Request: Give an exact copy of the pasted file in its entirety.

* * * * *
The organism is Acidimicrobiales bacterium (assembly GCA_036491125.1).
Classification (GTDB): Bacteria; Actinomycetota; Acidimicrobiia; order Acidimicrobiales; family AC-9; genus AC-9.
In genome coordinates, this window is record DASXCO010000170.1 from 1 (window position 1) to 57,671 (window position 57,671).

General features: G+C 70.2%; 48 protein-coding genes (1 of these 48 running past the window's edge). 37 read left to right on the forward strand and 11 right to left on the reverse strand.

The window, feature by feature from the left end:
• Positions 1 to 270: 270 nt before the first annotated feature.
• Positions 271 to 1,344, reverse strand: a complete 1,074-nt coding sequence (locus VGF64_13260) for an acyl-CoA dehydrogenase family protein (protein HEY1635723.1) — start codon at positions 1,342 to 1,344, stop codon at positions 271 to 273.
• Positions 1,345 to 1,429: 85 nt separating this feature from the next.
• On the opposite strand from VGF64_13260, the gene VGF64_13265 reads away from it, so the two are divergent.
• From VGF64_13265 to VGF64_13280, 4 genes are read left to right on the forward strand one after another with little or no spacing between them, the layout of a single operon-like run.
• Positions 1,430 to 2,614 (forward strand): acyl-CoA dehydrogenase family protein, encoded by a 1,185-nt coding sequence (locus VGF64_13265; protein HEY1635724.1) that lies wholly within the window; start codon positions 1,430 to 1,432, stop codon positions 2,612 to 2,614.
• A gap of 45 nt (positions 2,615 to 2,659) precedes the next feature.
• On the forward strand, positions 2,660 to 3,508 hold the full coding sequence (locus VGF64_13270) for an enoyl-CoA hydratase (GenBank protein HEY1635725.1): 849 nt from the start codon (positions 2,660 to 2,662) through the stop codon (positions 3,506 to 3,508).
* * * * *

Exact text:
The organism is Acidimicrobiales bacterium (assembly GCA_036491125.1).
Classification (GTDB): Bacteria; Actinomycetota; Acidimicrobiia; order Acidimicrobiales; family AC-9; genus AC-9.
In genome coordinates, this window is record DASXCO010000170.1 from 1 (window position 1) to 57,671 (window position 57,671).

General features: G+C 70.2%; 48 protein-coding genes (1 of these 48 running past the window's edge). 37 read left to right on the forward strand and 11 right to left on the reverse strand.

The window, feature by feature from the left end:
• Positions 1 to 270: 270 nt before the first annotated feature.
• Positions 271 to 1,344, reverse strand: a complete 1,074-nt coding sequence (locus VGF64_13260) for an acyl-CoA dehydrogenase family protein (protein HEY1635723.1) — start codon at positions 1,342 to 1,344, stop codon at positions 271 to 273.
• Positions 1,345 to 1,429: 85 nt separating this feature from the next.
• On the opposite strand from VGF64_13260, the gene VGF64_13265 reads away from it, so the two are divergent.
• From VGF64_13265 to VGF64_13280, 4 genes are read left to right on the forward strand one after another with little or no spacing between them, the layout of a single operon-like run.
• Positions 1,430 to 2,614 (forward strand): acyl-CoA dehydrogenase family protein, encoded by a 1,185-nt coding sequence (locus VGF64_13265; protein HEY1635724.1) that lies wholly within the window; start codon positions 1,430 to 1,432, stop codon positions 2,612 to 2,614.
• A gap of 45 nt (positions 2,615 to 2,659) precedes the next feature.
• On the forward strand, positions 2,660 to 3,508 hold the full coding sequence (locus VGF64_13270) for an enoyl-CoA hydratase (GenBank protein HEY1635725.1): 849 nt from the start codon (positions 2,660 to 2,662) through the stop codon (positions 3,506 to 3,508).